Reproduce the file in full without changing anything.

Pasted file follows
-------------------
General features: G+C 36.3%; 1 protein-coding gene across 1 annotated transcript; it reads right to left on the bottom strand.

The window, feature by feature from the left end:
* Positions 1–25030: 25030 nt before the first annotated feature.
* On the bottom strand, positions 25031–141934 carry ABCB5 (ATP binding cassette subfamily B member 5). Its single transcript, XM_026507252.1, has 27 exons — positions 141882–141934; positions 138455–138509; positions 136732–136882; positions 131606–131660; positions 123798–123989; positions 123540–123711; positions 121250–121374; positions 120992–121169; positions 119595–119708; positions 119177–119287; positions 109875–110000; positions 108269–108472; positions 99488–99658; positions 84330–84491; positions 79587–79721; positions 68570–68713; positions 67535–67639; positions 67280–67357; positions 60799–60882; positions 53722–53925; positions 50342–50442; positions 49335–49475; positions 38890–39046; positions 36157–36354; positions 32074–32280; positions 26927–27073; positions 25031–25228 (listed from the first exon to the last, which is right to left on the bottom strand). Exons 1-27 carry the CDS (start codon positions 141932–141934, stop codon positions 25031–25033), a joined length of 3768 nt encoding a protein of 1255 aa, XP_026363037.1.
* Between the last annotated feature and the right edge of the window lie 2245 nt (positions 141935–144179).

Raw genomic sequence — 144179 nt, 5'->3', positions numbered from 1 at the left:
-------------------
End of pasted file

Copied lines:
General features: G+C 36.3%; 1 protein-coding gene across 1 annotated transcript; it reads right to left on the bottom strand.

The window, feature by feature from the left end:
* Positions 1–25030: 25030 nt before the first annotated feature.
* On the bottom strand, positions 25031–141934 carry ABCB5 (ATP binding cassette subfamily B member 5). Its single transcript, XM_026507252.1, has 27 exons — positions 141882–141934; positions 138455–138509; positions 136732–136882; positions 131606–131660; positions 123798–123989; positions 123540–123711; positions 121250–121374; positions 120992–121169; positions 119595–119708; positions 119177–119287; positions 109875–110000; positions 108269–108472; positions 99488–99658; positions 84330–84491; positions 79587–79721; positions 68570–68713; positions 67535–67639; positions 67280–67357; positions 60799–60882; positions 53722–53925; positions 50342–50442; positions 49335–49475; positions 38890–39046; positions 36157–36354; positions 32074–32280; positions 26927–27073; positions 25031–25228 (listed from the first exon to the last, which is right to left on the bottom strand). Exons 1-27 carry the CDS (start codon positions 141932–141934, stop codon positions 25031–25033), a joined length of 3768 nt encoding a protein of 1255 aa, XP_026363037.1.
* Between the last annotated feature and the right edge of the window lie 2245 nt (positions 141935–144179).

Raw genomic sequence — 144179 nt, 5'->3', positions numbered from 1 at the left: